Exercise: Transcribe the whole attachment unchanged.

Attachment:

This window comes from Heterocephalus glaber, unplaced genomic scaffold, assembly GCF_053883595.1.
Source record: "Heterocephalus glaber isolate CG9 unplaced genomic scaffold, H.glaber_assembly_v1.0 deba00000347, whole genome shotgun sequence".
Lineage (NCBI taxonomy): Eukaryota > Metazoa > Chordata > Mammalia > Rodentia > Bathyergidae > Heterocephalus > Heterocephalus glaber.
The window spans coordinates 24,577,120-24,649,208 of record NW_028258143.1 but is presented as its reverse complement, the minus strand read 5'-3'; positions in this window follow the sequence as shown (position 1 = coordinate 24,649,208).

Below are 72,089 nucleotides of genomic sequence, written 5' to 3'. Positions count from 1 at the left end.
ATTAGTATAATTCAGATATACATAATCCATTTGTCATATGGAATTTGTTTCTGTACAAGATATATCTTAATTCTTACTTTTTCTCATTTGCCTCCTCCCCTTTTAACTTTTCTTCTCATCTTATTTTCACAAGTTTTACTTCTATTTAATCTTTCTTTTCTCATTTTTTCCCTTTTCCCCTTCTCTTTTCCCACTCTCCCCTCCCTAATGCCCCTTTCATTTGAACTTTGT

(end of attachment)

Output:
This window comes from Heterocephalus glaber, unplaced genomic scaffold, assembly GCF_053883595.1.
Source record: "Heterocephalus glaber isolate CG9 unplaced genomic scaffold, H.glaber_assembly_v1.0 deba00000347, whole genome shotgun sequence".
Lineage (NCBI taxonomy): Eukaryota > Metazoa > Chordata > Mammalia > Rodentia > Bathyergidae > Heterocephalus > Heterocephalus glaber.
The window spans coordinates 24,577,120-24,649,208 of record NW_028258143.1 but is presented as its reverse complement, the minus strand read 5'-3'; positions in this window follow the sequence as shown (position 1 = coordinate 24,649,208).

Below are 72,089 nucleotides of genomic sequence, written 5' to 3'. Positions count from 1 at the left end.
ATTAGTATAATTCAGATATACATAATCCATTTGTCATATGGAATTTGTTTCTGTACAAGATATATCTTAATTCTTACTTTTTCTCATTTGCCTCCTCCCCTTTTAACTTTTCTTCTCATCTTATTTTCACAAGTTTTACTTCTATTTAATCTTTCTTTTCTCATTTTTTCCCTTTTCCCCTTCTCTTTTCCCACTCTCCCCTCCCTAATGCCCCTTTCATTTGAACTTTGT